Delve into online avenues and pathways to discover treasure(February 11, 2011)
Folk music, like many other genres, has an abundance of artists toiling away in their own little corner of the folk world to produce great music. These days it’s common for both well-known and lesser-known exponents of the folk art communicate with their audience through online media.
For well-known artists it’s often just another channel to market, for the lesser-known it can be their only channel – if you discount their immediate friends and fans from the local folk club. The lesser-known put their work out for people to hear and in doing so reach a wider public than a club circuit or regional artist could reasonably expect. The world is literally their potential audience. However, placing your efforts on the web does not necessarily result in wider exposure nor does it guarantee legions of fans beating their way to your door. It needs promotion – and that’s expensive, then again that’s where the social networking site comes into its own.
Word of mouth and cross-communication
Some artists use the electronic ‘word of mouth’ offered by the various social networks to increase their fan base by acquiring ‘friends’, others use them to cross fertilise from personal web sites. There is hardly a web site, artist, label or promoter that doesn’t have little icons inviting you to multiple sites – Face book, MySpace, Twitter – you name it, the chances are you’ll find a link on most sites. This in itself is no bad thing. It offers one more opportunity for artists to spread the word and enable more people to hear their work. And that’s good because there is so much good music in the previously mentioned ‘little corners of the folk world’ that it’s always interesting to search for it and a pleasure to find it. The only downside is the need to keep multiple sites up to date and the weird people that persist in wanting to be friends with you.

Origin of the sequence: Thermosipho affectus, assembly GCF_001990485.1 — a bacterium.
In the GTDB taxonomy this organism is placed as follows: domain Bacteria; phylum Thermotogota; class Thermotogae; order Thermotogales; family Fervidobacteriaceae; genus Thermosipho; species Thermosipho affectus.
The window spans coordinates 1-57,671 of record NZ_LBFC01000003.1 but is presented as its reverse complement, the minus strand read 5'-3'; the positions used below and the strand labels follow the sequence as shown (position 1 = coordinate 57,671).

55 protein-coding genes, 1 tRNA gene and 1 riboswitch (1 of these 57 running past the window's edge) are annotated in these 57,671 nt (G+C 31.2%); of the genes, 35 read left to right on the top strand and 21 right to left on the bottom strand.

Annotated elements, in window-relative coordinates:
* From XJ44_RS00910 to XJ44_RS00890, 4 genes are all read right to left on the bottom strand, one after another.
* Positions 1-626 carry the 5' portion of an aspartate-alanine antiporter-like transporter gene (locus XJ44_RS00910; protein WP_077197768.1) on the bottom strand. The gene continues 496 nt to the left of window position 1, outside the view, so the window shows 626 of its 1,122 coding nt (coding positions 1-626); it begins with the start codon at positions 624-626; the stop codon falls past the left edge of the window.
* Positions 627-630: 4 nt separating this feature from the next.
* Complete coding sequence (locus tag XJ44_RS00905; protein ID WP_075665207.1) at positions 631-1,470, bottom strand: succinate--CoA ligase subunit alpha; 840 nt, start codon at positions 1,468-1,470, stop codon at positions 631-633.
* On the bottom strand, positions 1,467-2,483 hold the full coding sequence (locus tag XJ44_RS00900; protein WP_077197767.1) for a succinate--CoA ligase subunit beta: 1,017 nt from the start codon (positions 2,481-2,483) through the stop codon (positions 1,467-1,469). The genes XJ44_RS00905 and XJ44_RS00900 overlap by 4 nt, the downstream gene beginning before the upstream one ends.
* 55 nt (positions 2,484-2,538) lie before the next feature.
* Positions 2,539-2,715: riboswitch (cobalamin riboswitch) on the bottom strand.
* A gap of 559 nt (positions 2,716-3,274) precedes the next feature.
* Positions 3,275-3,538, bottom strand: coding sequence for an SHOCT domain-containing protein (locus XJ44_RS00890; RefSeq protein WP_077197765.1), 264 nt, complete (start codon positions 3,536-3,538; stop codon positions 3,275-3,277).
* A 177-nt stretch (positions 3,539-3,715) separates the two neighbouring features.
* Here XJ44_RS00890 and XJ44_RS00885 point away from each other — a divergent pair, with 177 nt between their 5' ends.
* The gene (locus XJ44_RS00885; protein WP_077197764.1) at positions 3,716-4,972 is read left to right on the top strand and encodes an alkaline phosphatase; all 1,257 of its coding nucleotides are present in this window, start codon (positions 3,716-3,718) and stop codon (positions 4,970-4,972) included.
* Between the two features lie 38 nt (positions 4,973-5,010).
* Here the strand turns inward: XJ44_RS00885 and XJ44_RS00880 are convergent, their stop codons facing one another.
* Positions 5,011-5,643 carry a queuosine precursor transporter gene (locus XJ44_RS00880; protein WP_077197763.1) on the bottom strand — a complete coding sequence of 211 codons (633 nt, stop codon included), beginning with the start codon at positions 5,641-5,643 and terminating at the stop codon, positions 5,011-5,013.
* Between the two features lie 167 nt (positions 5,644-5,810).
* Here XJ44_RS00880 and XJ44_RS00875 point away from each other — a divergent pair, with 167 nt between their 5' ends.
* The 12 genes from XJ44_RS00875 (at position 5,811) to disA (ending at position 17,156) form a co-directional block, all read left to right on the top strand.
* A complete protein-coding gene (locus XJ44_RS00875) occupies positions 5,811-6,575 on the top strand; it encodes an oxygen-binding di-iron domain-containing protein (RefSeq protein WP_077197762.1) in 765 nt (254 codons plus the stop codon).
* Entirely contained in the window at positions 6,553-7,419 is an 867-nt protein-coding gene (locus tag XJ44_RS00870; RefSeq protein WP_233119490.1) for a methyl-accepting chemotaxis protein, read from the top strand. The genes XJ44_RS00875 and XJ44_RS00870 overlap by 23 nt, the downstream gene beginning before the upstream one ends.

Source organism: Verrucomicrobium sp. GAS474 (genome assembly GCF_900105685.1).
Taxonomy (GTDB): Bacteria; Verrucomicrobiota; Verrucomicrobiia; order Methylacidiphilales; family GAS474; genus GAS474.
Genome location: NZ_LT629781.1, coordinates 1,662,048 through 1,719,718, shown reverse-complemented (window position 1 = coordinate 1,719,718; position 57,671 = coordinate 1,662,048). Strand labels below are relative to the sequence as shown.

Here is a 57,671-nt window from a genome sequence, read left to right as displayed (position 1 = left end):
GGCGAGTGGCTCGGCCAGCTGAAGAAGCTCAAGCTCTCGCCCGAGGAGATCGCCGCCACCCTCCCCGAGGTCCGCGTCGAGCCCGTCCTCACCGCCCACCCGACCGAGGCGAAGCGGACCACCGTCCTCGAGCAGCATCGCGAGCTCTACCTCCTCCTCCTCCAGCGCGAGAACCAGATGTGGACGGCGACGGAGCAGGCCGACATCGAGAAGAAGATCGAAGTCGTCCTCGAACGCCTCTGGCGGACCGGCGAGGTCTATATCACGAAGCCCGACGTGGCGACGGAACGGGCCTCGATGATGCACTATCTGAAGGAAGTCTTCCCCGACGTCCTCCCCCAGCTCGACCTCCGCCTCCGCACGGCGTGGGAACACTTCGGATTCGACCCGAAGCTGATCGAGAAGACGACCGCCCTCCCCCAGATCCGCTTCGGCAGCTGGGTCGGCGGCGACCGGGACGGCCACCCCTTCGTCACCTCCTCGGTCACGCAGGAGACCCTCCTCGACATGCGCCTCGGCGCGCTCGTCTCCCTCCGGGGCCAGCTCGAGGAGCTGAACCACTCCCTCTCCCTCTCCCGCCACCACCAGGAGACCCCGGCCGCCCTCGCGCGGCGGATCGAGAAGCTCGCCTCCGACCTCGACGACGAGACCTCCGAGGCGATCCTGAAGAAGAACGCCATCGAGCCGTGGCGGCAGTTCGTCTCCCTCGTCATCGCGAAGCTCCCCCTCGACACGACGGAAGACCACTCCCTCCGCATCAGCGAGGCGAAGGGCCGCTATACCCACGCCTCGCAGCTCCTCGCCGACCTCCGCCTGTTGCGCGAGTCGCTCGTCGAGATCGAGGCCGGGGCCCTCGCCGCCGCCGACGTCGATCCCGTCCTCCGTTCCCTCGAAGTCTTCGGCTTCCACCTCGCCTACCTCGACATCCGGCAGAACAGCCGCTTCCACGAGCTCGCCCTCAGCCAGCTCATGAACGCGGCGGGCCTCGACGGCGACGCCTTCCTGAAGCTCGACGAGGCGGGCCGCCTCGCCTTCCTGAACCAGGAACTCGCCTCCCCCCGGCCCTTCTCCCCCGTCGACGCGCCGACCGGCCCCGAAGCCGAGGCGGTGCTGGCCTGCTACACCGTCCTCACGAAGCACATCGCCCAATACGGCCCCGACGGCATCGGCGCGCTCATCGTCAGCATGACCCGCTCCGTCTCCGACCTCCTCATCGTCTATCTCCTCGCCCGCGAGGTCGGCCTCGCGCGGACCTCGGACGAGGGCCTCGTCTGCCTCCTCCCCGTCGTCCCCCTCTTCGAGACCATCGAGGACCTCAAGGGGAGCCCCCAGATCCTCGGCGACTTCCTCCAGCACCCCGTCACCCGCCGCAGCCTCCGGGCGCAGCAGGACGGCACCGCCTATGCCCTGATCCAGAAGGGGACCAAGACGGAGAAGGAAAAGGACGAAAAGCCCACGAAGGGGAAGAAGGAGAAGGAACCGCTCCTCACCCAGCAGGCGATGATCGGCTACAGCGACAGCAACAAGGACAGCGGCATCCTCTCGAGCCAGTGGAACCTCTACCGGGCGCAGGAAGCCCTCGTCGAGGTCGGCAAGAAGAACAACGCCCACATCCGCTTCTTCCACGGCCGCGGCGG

Of course the online conduit is not always full of good music – folk or not. There are those that use online, social networking and download routes to inundate an unsuspecting public with musical crap. Fortunately, there are those that produce good work that’s certainly worth a listen and neither should it put people off an online trawl. The ability to cut a CD in one’s bedroom also allows the inept, misguided and downright useless to broadcast their talent or lack thereof. Thankfully, the capability to cut a CD also allows some excellent micro-labels to produce some exciting and interesting short-run albums.
From the iconoclastic to the traditional
Artists that operate online, and those that produce short-run albums, craft their output with as much (if not more) care than the larger labels. Unfortunately, unless they have a conduit to the wider world (wider than their immediate pals) this can be a daunting task for many and often the rewards are few; either review-wise or financially).
So my view is don’t sit back and wait for good music to come to you. Go out and find it. Explore, investigate and search. Take the time to delve into the online avenues and pathways you will discover treasures; just remain prepared to ditch the dross you will inevitably encounter on the way.